I did not stumble across it so thought to ask one of the great many policemen posed around.

An officer drafted in from Lancashire Constabulary – who referred to his peers as “bobbies”, which is not a phrase I’ve ever heard uttered straightfaced and which added to the strange out of body sense of everything – looked tickled at my small town ways when I pointed to a long crowd and asked if it was the Queue.

“This is just the normal amount of people who’ve come to London,” he said, before funnelling me into a one way system, “past those bobbies there.”

The Queue was examined as a peculiarly British thing. Queueing correctly is a British trait, a sense of fairness in waiting your turn introduced in childhood and reinforced from then on in.

Queuing, as most things, has its dark history: to make Brits more compliant during Second World War rationing, to queue was heavily promoted as a virtue.

Certainly London’s Queue exemplified the best of waiting spirit. It was jovial, collegiate and patient – even when estimated wait times reached a plump 19 hours. Or, rather, the people in it were.

Other nations queue just as well as Britain but Britain has taken on queueing as a point of national pride, a virtue. When Nicola Sturgeon said recently that she felt both Scottish and British, she could easily have meant that she liked to embody the spirit of the Queue.

The Queue

The Queue

Queuers said they were content to wait as long as it took to see the Queen inside Westminster Hall but I suspect they were as much motivated by the seductive nature of the Queue as by its end reward. Once you were in, it was hard to leave.

Observers looked for meaning in the queue. Perhaps the queue’s ultimate meaning was that it meant nothing at all.

When I finally found the Queue, near the London Eye, I found it unbearable as too literal a metaphor. Are we not all in a queue leading to a coffin? Is not the Queue life?

In which case, its message is that we should try at all costs to carpe diem the heck out of it.

Which leads to thoughts on exactly how to do that. Post-pandemic, so much discussion has been about work-life balance and the phrase “quiet quitting” is having a moment in the sun.

What is it? Well, it’s the concept of doing your job … but just doing your job and not all the added extra, above and beyond bits of your job.

From an employer perspective, it’s the different between engaged and disengaged employees. Those who will go the dreaded extra mile and carry out additional tasks from pure goodwill and those who have one foot out the door.

After the insecurity of the pandemic, people’s stress levels are high and employees are wiped out. Successful careers have long been built on doing extra duties to try to impress the boss and doing emotional labour – bake sales, Friday night drinks – to bond with colleagues.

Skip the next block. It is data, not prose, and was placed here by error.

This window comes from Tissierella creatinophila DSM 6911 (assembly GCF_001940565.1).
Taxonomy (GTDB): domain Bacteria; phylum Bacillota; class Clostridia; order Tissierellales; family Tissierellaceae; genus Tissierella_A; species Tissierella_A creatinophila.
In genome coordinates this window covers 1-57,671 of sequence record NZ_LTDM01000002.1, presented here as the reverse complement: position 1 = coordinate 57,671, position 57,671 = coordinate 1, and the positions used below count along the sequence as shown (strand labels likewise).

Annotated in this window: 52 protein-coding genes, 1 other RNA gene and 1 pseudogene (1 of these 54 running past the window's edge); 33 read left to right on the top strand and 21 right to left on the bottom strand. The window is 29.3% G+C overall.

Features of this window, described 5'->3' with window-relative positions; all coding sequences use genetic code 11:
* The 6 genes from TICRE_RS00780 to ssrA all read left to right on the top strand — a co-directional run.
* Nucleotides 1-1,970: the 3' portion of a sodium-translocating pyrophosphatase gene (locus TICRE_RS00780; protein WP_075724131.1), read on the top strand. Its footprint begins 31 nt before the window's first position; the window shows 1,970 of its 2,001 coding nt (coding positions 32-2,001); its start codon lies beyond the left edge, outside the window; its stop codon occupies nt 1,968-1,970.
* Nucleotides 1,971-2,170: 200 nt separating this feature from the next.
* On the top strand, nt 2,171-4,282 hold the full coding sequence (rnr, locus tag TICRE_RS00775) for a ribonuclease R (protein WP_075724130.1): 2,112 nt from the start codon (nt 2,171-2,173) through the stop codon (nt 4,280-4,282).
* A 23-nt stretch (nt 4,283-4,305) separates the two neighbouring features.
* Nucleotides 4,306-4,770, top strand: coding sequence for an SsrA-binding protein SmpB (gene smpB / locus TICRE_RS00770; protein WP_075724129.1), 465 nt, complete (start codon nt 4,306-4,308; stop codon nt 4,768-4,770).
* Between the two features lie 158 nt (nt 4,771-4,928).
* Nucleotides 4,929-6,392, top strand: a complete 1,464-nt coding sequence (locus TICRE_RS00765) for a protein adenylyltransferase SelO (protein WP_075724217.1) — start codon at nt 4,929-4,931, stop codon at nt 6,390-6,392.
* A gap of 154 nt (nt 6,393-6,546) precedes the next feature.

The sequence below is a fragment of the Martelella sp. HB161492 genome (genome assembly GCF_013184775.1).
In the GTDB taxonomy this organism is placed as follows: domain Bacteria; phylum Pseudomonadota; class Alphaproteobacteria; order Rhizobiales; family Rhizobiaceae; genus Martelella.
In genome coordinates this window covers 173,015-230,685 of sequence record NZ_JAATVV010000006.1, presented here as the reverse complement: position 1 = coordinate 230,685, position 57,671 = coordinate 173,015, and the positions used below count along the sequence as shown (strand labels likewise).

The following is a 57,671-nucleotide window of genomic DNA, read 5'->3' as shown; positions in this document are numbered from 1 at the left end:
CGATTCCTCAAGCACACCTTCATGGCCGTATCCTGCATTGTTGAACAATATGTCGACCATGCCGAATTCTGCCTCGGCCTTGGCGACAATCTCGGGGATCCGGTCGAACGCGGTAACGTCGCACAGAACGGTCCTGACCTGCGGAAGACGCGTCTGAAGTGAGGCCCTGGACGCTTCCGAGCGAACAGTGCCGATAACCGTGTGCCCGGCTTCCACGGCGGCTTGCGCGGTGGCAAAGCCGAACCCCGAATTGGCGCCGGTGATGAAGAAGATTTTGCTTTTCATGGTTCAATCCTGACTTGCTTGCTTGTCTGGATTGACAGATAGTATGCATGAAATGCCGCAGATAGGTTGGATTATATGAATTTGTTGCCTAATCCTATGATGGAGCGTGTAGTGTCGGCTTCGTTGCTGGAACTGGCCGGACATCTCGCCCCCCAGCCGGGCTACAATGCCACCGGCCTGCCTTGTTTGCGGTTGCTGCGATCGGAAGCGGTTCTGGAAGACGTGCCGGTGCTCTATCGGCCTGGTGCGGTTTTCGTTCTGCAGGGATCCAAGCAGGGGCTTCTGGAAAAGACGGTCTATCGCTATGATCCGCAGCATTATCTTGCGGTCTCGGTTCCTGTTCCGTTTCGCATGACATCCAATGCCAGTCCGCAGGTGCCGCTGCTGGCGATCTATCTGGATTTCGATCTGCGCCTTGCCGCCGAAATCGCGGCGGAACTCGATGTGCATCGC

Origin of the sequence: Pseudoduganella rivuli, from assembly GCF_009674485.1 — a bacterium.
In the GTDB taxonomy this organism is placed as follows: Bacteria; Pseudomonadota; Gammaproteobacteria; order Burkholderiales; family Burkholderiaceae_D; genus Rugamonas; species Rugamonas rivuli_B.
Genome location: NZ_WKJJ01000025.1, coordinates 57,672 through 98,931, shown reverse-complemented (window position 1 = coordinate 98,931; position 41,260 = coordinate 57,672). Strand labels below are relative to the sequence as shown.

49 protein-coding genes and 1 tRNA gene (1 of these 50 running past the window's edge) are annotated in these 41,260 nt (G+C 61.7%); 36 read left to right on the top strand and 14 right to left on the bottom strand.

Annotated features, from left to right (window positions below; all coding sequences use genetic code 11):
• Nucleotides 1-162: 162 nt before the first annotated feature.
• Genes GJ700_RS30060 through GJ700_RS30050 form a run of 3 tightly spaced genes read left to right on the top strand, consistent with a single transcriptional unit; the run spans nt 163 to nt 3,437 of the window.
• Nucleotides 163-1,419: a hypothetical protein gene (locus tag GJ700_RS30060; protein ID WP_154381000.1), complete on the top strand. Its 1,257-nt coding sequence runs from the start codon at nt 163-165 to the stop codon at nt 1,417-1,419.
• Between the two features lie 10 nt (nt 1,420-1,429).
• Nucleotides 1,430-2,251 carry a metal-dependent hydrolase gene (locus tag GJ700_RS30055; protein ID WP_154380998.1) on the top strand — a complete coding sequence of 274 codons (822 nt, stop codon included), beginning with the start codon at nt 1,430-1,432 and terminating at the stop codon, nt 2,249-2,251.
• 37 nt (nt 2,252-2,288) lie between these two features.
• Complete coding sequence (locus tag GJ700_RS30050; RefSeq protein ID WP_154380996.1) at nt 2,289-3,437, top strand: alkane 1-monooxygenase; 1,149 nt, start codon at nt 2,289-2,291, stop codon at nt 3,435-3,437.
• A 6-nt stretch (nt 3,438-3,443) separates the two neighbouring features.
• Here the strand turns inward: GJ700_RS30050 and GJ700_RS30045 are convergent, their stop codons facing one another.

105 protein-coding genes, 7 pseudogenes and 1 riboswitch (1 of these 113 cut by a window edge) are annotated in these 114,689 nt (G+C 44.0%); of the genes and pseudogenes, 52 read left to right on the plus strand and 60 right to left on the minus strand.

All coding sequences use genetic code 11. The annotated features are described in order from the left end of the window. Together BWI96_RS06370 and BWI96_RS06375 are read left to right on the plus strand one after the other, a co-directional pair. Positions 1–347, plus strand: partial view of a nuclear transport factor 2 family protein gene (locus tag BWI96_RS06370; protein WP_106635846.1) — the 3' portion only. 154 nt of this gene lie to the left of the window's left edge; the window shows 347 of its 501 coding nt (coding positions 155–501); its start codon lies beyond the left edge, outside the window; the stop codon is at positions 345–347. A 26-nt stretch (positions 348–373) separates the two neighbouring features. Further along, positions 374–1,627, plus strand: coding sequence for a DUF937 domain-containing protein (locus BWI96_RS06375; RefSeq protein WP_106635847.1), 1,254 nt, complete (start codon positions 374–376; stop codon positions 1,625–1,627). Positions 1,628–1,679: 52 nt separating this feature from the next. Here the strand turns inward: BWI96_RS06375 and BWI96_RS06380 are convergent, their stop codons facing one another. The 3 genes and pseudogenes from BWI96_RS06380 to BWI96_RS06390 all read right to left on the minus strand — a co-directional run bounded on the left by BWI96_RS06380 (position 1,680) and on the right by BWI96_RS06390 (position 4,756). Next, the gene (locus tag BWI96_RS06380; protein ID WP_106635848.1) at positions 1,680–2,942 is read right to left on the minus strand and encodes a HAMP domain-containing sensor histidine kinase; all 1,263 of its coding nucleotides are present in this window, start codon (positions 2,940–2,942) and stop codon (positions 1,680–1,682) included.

Covid-19 stretched this to its limit as organisations that furloughed some staff relied on those who were still working to pick up the slack. It meant, on top of the stress and uncertainty in the wider world, doing double duty for little reward.

I was on a flight earlier this year and got chatting to a young Australian guy who had continued to work during the worst of Covid-19 when his colleagues preferred not to do so. As recompense, his firm had given him nine months paid leave to do what he wanted and what he wanted was to travel round the world.

That’s the stuff of dreams, that. For mere mortals, the pandemic has segued into business as usual without time for adequate rest or recuperation.

We also see a firm attitudinal difference from different generations as to what work means. When my Millennial peers and I started out we were told to feel grateful for any opportunities we were given and to graft as hard as we could.

Presenteeism was king and cultivating a career by seeing and being seen to be available 24/7 for work was the way to success.

Zoomers, the younger generation, have no such motivation. They expect to prioritise their mental health and wellbeing, they expect flexibility and they also expect – and this is a negative – a degree of precarity. So, if you might lose your job at any minute, why die of exhaustion trying to keep it?

Quiet quitting, as a solution to burnout and workplace equality, is a nonsense, no matter how many op-ed pieces try to sell it as a beneficial lifestyle choice.

Being able to relax and do the bare minimum at work is a luxury not everyone can afford and an almost unofficial work to rule by some puts others at a disadvantage.

Instead of so-called quiet quitting, I like the idea of prioritising ways of finding pleasure. Remembering to make time to see friends or eat nice food or read a book. The things quickly forgotten when hectic work schedules become overwhelming. Adding a positive, perhaps, rather than focusing on eliminating negatives.

Or, the old maxim of work hard, play hard. That’s the best way to pass the Queue on the long, or short, line to the waiting wooden box.